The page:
Few photographers had the insider access Oakland native Jeffrey Henson Scales did around the Black Panther Party in the late 1960s. Capturing intimate portraits and protest images of the organization and its leaders in a time of societal upheaval, Scales’ archive lay dormant and forgotten for 40 some years.
Then in 2018, when his mother died and the contents of the family home were sorted, the negatives were discovered. Fast forward to today’s national racial justice dialogues, the death of several Black men at the hands of police and vigilantes, and the rise of the Black Lives Matter movement. “A new urgency to these images and the original Civil Rights Movement takes root in context of today’s ongoing struggle for racial justice,” Scales said about the trove of historical material. “These images serve as a time capsule of sorts, not only of my adolescence and political awakening, but also for the country whose ongoing struggle with racial inequality, police brutality and resistance is as urgent and timely as ever.”
Clockwise from left, Bobby Seale at a rally in 1969; Stokely Carmichael, aka Kwame Ture, waiting outside the Alameda County Courthouse; Huey Newton held a press conference at the office of his lawyer, Charles Garry, on August 5, 1970, the day he was released from jail.
"What’s astonishing is that all the photos in this historically important book were made by a kid who was 13 when he started and 16 when he moved on to other photographic topics. That young guy delivered a pro photographer performance!" — David Hume Kennerly, Pulitzer Prize-winning photojournalist and former chief official White House photographer for President Gerald R. Ford
"The seed of Jeffrey’s art was a budding insight, sprouting in him at age 14 and leading him to photograph the realities of Black American life. This was not just a child’s pastime—it was the beginning of a life’s work. Purpose." — Ericka Huggins, Black Panther Party member, educator, abolitionist, and co-author, with Stephen Shames, of Comrade Sisters: Women of the Black Panther Party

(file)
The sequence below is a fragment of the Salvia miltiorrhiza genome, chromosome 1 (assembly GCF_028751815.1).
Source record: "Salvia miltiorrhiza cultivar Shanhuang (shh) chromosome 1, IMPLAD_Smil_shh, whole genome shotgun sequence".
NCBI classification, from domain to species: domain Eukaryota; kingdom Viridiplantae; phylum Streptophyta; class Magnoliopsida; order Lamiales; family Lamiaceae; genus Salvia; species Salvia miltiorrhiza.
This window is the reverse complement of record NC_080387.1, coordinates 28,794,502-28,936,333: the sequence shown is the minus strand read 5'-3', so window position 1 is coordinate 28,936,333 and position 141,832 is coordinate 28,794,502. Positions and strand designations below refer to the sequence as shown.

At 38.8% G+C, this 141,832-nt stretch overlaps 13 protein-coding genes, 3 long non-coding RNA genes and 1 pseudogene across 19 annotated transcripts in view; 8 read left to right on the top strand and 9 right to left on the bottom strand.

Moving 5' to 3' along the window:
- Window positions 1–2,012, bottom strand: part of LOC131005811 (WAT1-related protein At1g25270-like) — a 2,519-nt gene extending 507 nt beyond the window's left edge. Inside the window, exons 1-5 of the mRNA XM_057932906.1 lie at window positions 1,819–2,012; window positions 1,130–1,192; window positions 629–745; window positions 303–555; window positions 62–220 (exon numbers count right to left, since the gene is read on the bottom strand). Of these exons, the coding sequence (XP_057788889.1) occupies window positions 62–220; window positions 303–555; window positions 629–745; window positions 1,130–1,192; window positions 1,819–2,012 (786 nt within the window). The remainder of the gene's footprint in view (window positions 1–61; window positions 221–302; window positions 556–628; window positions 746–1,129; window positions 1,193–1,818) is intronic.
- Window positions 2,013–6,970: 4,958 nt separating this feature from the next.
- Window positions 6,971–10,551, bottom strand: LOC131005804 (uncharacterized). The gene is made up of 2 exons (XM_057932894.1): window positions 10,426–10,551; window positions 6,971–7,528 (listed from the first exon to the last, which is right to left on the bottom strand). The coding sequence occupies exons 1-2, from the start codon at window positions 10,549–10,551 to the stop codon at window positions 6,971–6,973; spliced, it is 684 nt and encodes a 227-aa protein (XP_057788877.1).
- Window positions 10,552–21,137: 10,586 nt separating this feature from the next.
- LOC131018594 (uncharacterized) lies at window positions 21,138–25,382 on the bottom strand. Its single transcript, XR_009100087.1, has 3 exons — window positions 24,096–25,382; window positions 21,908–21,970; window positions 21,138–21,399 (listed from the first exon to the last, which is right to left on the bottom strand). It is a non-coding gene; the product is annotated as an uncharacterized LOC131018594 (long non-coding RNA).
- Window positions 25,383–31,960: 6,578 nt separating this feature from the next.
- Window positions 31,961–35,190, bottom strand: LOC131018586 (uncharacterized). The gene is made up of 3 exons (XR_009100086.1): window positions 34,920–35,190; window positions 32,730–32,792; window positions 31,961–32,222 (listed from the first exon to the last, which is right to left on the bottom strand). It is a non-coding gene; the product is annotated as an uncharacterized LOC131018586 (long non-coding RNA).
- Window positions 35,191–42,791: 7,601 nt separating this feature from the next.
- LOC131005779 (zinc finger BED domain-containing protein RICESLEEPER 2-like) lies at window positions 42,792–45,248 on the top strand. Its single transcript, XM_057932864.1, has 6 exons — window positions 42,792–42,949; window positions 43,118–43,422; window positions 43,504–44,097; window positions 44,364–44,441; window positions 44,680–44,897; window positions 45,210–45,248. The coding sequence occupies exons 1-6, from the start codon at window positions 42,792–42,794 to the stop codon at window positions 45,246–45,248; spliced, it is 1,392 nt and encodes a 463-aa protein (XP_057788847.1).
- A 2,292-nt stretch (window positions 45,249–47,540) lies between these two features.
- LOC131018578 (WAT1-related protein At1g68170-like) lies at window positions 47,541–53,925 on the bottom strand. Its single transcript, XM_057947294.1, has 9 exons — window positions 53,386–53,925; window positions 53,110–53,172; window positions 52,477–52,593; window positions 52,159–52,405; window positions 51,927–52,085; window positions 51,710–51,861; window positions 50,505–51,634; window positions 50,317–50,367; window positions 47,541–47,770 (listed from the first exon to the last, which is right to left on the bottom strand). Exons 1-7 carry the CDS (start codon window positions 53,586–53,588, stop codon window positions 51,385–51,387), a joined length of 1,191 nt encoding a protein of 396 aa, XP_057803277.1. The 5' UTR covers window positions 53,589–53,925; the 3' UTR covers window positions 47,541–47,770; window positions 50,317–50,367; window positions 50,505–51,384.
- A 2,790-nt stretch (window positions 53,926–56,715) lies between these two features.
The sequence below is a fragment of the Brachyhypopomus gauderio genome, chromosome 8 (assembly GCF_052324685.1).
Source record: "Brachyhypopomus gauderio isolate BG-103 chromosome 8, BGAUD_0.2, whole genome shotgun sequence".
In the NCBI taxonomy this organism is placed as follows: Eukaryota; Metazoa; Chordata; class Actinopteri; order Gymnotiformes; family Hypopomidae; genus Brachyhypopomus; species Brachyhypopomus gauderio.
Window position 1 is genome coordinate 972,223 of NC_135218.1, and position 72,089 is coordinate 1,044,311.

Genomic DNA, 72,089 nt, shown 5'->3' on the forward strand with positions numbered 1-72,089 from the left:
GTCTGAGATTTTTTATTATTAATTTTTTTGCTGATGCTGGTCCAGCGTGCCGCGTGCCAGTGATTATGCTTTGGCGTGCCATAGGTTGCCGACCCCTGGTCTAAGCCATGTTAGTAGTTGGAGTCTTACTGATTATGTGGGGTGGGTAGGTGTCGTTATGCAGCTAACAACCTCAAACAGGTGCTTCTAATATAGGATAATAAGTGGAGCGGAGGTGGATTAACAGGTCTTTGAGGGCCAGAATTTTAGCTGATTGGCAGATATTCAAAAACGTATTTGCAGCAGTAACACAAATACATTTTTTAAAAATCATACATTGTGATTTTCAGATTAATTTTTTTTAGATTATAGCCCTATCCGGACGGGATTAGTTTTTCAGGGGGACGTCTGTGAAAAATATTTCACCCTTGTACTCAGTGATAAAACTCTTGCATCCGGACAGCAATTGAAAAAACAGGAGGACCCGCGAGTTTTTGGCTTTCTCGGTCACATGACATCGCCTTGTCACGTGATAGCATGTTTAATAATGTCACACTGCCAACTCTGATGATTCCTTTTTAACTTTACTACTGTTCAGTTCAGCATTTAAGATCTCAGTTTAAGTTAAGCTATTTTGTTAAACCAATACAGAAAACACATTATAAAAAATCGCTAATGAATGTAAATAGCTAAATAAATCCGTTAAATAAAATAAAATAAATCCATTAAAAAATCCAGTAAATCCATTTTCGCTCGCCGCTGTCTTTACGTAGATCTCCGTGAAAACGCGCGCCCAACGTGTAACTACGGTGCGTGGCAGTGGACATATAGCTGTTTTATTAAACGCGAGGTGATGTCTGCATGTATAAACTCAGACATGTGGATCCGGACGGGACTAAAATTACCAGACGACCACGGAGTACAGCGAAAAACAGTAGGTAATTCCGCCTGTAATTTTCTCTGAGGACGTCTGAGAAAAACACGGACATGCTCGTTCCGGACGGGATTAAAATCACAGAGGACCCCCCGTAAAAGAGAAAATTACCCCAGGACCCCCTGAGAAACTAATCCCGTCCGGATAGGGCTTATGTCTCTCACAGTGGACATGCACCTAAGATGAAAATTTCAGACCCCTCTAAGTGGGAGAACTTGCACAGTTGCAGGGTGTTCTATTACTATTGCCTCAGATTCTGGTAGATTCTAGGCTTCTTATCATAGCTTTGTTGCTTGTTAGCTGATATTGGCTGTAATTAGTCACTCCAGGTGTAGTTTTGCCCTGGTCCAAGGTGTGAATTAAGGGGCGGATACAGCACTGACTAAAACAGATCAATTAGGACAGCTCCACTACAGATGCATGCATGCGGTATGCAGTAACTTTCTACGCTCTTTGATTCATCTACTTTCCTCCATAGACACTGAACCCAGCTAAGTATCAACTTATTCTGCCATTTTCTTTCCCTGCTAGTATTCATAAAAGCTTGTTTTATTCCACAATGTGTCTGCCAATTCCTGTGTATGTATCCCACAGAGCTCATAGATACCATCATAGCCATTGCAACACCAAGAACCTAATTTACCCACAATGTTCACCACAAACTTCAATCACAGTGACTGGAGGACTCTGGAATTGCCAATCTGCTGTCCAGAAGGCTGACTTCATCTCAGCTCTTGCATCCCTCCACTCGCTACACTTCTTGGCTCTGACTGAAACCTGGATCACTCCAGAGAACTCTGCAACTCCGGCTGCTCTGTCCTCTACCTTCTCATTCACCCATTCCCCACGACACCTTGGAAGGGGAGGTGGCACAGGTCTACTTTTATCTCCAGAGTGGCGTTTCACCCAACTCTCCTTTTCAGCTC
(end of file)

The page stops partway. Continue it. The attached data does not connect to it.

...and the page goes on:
"It’s hard to believe that this stunning archive preserving the work of a young emerging photographer was lost for some 40 years." — Dr. Deborah Willis, from the book’s foreword
Clockwise from top left, Black Panther Party supporters outside the Alameda County Courthouse, Oakland Calif.; Kathleen Cleaver, National Communications Secretary of the Panthers, at a May Day rally to free Huey Newton in San Francisco, 1969; Black Panther security at DeFremery Park in Oakland.
Left, a tear gas canister landing on the balcony of the Student Union building at the University of California, Berkeley, May 19, 1969; National Guard troops on the campus.
Members of the Los Angeles chapter of the Black Panthers on guard duty during a rally at DeFremery Park in 1968. Second from right is John Huggins, the chapter’s leader. He was killed, along with Bunchy Carter, a fellow Panther, at the University of California, Los Angeles, campus in January 1969. They were shot during an altercation with members of US, a black nationalist organization, that reportedly was incited by undercover government agents.
Jeffrey Henson Scales grew up in Berkeley and, as a son of activists, became known in and around Panther circles in the 1960s. His documentary photographs have been exhibited at museums throughout the United States and Europe and have appeared in numerous photography magazines, books, and anthologies. His photographs are in the permanent collections of The Museum of Modern Art, The Museum of Fine Arts, Houston, The City Museum of New York, The George Eastman House, Minneapolis Institute of Art, Weisman Museum of Art, Minneapolis, Newfields at the Indianapolis Museum of Art, and The Baltimore Museum of Art. A one-person major exhibition, Pictures from America, sponsored by The Visual Studies Workshop in Rochester, New York, traveled throughout the United States from 1996 to 2001.
Henson Scales is also an award-winning New York Times editor who curates the paper’s photography column, “Exposures,” and is co-editor of the annual Year in Pictures special section, and is a professor of photojournalism at New York University’s Tisch School of the Arts.
Dr. Deborah Willis is an artist, author, and curator. Her art and pioneering research has focused on cultural histories envisioning the black body, women, and gender. She is a celebrated photographer, acclaimed historian of photography, MacArthur and Guggenheim Fellow, and University Professor and Chair of the Department of Photography & Imaging at the Tisch School of the Arts at New York University. Willis received the NAACP Image Award in 2014 for her co-authored book Envisioning Emancipation: Black Americans and the End of Slavery (with Barbara Krauthamer) and in 2015 for the documentary Through a Lens Darkly, inspired by her book Reflections in Black: A History of Black Photographers 1840 to the Present.
Waldo E. Martin Jr. is a professor of history at the University of California, Berkeley. His principal areas of research and writing are African American intellectual and cultural history. He is the author of Black Against Empire: The History and Politics of the Black Panther Party, co-authored with Joshua Bloom (2013), A Change is Gonna Come: Black Movement, Culture, and the Transformation of America 1945-1975 (forthcoming) and The Mind of Frederick Douglass (1985). He co-edited, with Patricia Sullivan, The Encyclopedia of Civil Rights in the United States (1999).